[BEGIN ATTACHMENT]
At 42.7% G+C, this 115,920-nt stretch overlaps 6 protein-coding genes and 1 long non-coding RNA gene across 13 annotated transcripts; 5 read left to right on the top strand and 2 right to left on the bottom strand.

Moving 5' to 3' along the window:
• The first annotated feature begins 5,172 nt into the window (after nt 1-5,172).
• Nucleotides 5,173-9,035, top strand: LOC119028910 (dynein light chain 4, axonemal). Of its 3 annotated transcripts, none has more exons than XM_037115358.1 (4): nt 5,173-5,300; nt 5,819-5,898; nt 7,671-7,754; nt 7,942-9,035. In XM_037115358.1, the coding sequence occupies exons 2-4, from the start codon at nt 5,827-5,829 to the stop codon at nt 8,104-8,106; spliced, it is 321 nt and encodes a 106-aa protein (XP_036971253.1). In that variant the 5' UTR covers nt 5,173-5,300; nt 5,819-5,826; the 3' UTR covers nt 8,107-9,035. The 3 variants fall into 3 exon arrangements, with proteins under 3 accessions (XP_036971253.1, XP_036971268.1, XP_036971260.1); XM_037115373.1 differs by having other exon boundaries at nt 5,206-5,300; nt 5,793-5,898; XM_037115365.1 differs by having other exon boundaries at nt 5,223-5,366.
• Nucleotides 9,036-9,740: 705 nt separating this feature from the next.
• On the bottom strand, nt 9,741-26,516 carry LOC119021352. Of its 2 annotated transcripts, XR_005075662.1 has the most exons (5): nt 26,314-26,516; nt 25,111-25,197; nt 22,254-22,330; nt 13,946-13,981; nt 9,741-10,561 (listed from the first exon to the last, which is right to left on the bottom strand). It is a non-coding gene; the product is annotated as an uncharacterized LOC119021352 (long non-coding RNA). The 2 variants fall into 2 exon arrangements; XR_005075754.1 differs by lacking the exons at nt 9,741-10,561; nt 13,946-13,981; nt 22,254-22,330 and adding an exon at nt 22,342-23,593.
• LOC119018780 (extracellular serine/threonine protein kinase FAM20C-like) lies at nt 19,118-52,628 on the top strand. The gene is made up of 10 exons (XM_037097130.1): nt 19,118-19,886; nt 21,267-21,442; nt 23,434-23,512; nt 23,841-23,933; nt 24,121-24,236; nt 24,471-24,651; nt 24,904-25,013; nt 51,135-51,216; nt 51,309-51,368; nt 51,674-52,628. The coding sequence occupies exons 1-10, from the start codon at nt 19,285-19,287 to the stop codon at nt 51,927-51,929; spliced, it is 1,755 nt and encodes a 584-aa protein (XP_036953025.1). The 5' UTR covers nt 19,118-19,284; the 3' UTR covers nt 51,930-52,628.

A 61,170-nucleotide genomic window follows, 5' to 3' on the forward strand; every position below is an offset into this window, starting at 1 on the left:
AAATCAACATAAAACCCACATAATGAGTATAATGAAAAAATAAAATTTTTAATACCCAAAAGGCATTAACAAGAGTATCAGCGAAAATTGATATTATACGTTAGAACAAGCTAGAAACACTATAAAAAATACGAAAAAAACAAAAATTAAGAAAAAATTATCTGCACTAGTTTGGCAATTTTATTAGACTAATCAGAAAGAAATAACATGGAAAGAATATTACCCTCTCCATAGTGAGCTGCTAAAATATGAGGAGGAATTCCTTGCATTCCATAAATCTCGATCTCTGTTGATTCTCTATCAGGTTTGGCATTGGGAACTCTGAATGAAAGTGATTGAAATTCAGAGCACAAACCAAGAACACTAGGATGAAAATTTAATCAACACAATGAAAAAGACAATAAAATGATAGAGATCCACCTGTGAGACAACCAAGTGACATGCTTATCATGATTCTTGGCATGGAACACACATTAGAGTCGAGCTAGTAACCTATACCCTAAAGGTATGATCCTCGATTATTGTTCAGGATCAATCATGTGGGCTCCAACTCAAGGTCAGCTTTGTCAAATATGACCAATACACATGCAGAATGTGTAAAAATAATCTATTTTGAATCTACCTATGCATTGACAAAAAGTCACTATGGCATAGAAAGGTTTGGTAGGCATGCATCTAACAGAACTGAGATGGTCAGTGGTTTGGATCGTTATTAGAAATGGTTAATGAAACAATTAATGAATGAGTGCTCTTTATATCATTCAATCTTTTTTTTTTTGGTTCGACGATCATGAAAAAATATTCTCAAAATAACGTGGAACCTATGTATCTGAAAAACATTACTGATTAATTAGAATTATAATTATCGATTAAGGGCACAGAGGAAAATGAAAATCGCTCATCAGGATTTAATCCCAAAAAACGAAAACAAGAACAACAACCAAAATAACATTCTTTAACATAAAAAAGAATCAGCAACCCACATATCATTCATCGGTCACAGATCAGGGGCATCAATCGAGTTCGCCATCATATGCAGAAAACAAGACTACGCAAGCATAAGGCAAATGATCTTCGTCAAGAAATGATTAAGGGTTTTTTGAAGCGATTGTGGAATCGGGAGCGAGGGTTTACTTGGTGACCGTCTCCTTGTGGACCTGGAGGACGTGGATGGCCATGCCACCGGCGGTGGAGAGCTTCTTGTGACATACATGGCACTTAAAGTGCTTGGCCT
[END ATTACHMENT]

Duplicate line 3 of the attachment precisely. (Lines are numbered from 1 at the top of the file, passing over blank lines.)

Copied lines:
• The first annotated feature begins 5,172 nt into the window (after nt 1-5,172).